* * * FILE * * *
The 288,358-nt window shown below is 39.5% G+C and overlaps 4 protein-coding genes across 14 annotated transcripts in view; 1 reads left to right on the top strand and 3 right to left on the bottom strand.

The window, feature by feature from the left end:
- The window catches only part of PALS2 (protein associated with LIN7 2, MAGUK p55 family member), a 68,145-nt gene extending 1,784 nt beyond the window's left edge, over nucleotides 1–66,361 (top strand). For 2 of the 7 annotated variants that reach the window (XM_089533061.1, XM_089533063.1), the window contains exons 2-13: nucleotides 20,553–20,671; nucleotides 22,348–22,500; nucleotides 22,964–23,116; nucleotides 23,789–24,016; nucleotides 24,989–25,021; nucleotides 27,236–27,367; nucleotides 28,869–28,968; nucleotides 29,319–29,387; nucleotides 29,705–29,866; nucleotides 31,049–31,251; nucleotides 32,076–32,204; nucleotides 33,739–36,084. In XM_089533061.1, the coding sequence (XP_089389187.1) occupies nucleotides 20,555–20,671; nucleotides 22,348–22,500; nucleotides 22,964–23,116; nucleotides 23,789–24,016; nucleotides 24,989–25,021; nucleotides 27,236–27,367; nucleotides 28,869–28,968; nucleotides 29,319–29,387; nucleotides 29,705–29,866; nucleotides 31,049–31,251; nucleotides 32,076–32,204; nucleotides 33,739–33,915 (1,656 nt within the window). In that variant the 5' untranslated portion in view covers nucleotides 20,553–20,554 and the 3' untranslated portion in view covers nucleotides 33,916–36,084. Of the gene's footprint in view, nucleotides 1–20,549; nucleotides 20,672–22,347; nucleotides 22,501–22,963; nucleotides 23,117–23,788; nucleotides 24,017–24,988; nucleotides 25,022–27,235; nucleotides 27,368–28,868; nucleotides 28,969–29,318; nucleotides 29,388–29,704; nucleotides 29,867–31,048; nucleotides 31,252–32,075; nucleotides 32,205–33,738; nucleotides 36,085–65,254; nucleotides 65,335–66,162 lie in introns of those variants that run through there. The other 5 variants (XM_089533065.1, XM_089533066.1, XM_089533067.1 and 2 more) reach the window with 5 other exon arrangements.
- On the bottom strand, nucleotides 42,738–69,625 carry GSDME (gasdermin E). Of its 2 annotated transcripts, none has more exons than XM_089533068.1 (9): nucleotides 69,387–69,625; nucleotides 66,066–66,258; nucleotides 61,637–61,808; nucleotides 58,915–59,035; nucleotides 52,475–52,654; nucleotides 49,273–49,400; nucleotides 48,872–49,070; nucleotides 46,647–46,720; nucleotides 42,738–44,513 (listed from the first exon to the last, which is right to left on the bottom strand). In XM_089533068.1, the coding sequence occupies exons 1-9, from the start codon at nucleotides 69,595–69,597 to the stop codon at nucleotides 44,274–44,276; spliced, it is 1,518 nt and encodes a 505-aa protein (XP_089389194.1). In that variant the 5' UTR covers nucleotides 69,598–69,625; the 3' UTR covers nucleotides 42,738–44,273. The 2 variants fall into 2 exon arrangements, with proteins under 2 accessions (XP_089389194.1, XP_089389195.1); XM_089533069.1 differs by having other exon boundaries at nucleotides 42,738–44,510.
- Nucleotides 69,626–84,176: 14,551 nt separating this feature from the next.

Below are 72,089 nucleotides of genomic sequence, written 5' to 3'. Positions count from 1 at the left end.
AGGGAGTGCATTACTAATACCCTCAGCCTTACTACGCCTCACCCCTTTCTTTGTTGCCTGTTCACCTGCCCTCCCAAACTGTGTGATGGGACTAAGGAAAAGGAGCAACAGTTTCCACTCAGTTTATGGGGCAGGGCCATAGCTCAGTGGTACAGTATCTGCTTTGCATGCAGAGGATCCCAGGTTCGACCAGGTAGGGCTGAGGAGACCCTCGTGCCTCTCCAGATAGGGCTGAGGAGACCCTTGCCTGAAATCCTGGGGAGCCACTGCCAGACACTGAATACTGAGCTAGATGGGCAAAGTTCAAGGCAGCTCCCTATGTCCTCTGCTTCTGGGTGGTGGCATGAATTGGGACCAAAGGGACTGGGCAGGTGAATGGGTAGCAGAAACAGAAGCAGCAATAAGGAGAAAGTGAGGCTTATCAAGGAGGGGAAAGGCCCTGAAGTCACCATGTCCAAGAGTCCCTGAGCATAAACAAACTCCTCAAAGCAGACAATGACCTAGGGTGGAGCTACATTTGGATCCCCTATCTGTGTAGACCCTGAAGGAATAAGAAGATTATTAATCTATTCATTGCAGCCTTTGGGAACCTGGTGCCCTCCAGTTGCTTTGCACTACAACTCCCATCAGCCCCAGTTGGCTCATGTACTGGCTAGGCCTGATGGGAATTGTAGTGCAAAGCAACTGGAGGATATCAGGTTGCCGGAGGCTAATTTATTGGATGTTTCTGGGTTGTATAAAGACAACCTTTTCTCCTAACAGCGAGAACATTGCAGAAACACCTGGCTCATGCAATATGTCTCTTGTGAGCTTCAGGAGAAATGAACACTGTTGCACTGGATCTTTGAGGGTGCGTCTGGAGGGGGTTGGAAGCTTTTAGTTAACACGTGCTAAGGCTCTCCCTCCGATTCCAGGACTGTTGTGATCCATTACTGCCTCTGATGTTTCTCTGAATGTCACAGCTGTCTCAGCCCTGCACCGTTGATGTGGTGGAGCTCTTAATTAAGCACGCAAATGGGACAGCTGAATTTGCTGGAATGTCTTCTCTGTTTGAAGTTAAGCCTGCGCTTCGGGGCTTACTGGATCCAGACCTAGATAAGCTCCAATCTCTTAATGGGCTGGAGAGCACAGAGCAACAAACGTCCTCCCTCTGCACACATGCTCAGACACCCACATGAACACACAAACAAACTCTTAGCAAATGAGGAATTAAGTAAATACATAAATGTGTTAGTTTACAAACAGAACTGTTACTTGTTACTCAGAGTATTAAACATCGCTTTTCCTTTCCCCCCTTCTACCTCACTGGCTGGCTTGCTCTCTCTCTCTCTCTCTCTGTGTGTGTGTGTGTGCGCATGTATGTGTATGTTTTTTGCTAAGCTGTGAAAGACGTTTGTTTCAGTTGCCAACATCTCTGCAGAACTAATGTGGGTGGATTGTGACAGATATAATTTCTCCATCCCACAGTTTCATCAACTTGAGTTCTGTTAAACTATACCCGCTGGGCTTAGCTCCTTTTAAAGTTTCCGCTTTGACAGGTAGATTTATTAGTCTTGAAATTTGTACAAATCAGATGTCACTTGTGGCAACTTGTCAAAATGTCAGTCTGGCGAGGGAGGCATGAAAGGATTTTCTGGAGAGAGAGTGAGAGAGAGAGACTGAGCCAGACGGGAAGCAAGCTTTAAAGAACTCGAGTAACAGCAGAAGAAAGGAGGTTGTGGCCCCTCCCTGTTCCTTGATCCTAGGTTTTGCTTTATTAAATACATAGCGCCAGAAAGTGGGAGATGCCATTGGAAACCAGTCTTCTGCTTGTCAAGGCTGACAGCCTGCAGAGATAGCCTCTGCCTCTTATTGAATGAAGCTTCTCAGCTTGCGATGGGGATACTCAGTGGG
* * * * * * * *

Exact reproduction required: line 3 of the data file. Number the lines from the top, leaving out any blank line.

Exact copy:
- The window catches only part of PALS2 (protein associated with LIN7 2, MAGUK p55 family member), a 68,145-nt gene extending 1,784 nt beyond the window's left edge, over nucleotides 1–66,361 (top strand). For 2 of the 7 annotated variants that reach the window (XM_089533061.1, XM_089533063.1), the window contains exons 2-13: nucleotides 20,553–20,671; nucleotides 22,348–22,500; nucleotides 22,964–23,116; nucleotides 23,789–24,016; nucleotides 24,989–25,021; nucleotides 27,236–27,367; nucleotides 28,869–28,968; nucleotides 29,319–29,387; nucleotides 29,705–29,866; nucleotides 31,049–31,251; nucleotides 32,076–32,204; nucleotides 33,739–36,084. In XM_089533061.1, the coding sequence (XP_089389187.1) occupies nucleotides 20,555–20,671; nucleotides 22,348–22,500; nucleotides 22,964–23,116; nucleotides 23,789–24,016; nucleotides 24,989–25,021; nucleotides 27,236–27,367; nucleotides 28,869–28,968; nucleotides 29,319–29,387; nucleotides 29,705–29,866; nucleotides 31,049–31,251; nucleotides 32,076–32,204; nucleotides 33,739–33,915 (1,656 nt within the window). In that variant the 5' untranslated portion in view covers nucleotides 20,553–20,554 and the 3' untranslated portion in view covers nucleotides 33,916–36,084. Of the gene's footprint in view, nucleotides 1–20,549; nucleotides 20,672–22,347; nucleotides 22,501–22,963; nucleotides 23,117–23,788; nucleotides 24,017–24,988; nucleotides 25,022–27,235; nucleotides 27,368–28,868; nucleotides 28,969–29,318; nucleotides 29,388–29,704; nucleotides 29,867–31,048; nucleotides 31,252–32,075; nucleotides 32,205–33,738; nucleotides 36,085–65,254; nucleotides 65,335–66,162 lie in introns of those variants that run through there. The other 5 variants (XM_089533065.1, XM_089533066.1, XM_089533067.1 and 2 more) reach the window with 5 other exon arrangements.